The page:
Tuesday, October 8, 2002
Moscow The Russian people, accustomed to centuries living under rulers cast as omnipotent and omniscient, showered gifts and attention on their president as he turned 50 on Monday ï¿½ a display that some say is reminiscent of a Soviet-style cult of personality.
But others say Vladimir Putin is just a highly popular, humble leader who does all he can to shun the accolades and adoration.
He has been flattered in book and song, his face plastered on T-shirts, billboards and nesting matryoshka dolls. There's a Putin look-alike, there's a young man who assumed the Russian president's last name and there's a dog that can bark his first.
From classes about Putin in a Ural mountain city of Yekaterinburg school, to a parade and a prayer in his name in the Volga River city of Nizhny Novgorod, to a Moscow conference about the presidential image, the president was the focus of events across the sprawling country.
TV news shows devoted vast amounts of time to Putin. Newspapers listed developments in the growing myth surrounding the former KGB agent who has cast himself as a reformer and champion of order.
Children were encouraged to write Putin letters with their hopes and hints. The daily Komsomolskaya Pravda printed a letter from National Hockey League star Pavel Bure saying he was "gratified that we finally have a national leader whom the people link with real hopes for the revival of Russia."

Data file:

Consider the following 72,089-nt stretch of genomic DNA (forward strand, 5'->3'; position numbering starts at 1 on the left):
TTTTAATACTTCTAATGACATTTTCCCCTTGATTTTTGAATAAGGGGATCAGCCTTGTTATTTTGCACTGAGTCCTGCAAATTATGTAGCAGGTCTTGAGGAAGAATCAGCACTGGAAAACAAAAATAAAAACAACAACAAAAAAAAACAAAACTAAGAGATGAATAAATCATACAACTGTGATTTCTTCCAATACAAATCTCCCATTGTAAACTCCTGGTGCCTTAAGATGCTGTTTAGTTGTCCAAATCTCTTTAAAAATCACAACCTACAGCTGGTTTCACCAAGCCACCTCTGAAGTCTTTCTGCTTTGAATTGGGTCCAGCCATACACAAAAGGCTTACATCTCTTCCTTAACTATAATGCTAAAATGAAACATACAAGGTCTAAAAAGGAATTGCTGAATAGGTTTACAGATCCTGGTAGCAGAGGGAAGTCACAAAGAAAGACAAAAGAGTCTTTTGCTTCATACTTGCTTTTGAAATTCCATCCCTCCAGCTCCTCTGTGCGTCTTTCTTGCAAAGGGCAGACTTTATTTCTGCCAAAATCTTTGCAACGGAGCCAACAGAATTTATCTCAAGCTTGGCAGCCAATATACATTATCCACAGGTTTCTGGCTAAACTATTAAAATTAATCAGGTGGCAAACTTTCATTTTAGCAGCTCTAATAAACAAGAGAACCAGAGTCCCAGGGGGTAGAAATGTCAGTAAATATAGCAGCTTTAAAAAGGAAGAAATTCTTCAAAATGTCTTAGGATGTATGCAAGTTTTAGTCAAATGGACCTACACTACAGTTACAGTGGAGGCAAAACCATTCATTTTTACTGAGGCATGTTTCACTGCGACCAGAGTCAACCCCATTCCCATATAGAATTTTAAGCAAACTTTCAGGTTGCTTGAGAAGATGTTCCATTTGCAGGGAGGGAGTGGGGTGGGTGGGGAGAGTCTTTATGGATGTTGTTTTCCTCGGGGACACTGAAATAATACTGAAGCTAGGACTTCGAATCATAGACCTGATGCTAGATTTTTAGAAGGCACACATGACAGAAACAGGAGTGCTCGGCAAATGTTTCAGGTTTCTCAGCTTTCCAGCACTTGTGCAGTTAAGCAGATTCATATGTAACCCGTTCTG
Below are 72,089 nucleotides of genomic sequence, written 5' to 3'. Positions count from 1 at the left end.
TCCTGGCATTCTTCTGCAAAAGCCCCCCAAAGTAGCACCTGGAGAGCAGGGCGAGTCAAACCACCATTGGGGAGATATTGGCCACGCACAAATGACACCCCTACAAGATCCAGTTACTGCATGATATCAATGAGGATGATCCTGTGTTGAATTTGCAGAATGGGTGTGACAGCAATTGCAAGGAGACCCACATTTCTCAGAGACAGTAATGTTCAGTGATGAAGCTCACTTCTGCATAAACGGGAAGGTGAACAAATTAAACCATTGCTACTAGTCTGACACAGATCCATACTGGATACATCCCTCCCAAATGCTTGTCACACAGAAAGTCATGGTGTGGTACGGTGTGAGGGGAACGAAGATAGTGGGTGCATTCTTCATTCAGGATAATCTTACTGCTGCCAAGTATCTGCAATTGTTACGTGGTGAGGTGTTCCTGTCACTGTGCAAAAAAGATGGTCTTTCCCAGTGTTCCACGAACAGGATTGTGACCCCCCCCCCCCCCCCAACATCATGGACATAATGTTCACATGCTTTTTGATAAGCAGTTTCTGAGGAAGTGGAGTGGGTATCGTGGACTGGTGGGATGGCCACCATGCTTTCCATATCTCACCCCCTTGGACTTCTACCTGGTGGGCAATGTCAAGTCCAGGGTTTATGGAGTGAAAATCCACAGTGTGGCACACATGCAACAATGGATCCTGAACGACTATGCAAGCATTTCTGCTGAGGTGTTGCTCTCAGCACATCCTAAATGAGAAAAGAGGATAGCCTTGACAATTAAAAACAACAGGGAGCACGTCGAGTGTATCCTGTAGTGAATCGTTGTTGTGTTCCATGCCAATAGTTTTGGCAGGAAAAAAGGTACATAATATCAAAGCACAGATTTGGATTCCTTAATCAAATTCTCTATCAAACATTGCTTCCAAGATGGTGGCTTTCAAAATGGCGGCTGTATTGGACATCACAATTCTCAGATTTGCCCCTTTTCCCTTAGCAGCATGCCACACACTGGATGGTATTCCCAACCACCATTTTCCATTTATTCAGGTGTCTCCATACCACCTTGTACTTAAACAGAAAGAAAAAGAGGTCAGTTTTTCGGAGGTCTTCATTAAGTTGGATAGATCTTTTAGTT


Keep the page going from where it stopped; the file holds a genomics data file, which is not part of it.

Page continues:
Putin was away from the whirlwind, attending a summit of the Commonwealth of Independent States in Moldova ï¿½ not surprising, since aides claim he is uncomfortable about the myth-making.
But the other leaders were aware of the occasion. The summit's informal program included birthday greetings at a cave complex filled with fine Moldovan wine. Monday morning the country's president Vladimir Voronin gave Putin a bottle of wine with the Russian leader's portrait, and a crystal crocodile. Ukraine's president gave him a solar clock.
Back in Russia, television channels broadcast several programs about Putin.
A 20-minute segment on the ORT channel alternated footage of an on-the-go Putin ï¿½ swimming with dolphins, greeting adoring teenage fans ï¿½ with an interview about his personal tastes and home life.
Putin said he didn't know what his wife would give him for his birthday. Last year it was "a sweater, I think, or a scarf," he said.
The NTV network had a story about a woman who has trained her dog to bark "Vova" ï¿½ short for Vladimir ï¿½ and a man who changed his last name to Putin's, calling the president an "angel" who had given his life meaning.
The gift that said the most, however, was a hat ï¿½ a replica of sable-lined, jewel-encrusted Cap of Monomakh, an early czarist-era symbol of the Russian autocrat's absolute power ï¿½ that a group of jewelers and cultural figures said they planned to give Putin for his birthday.
The newspaper Gazeta quoted an unnamed Kremlin official as saying the Cap of Monomakh had not yet arrived and that if it did, Putin would not try it on. That comment suggested the Kremlin is eager to show that if anybody is making the president into a mythical figure, it is the Russian people ï¿½ not him.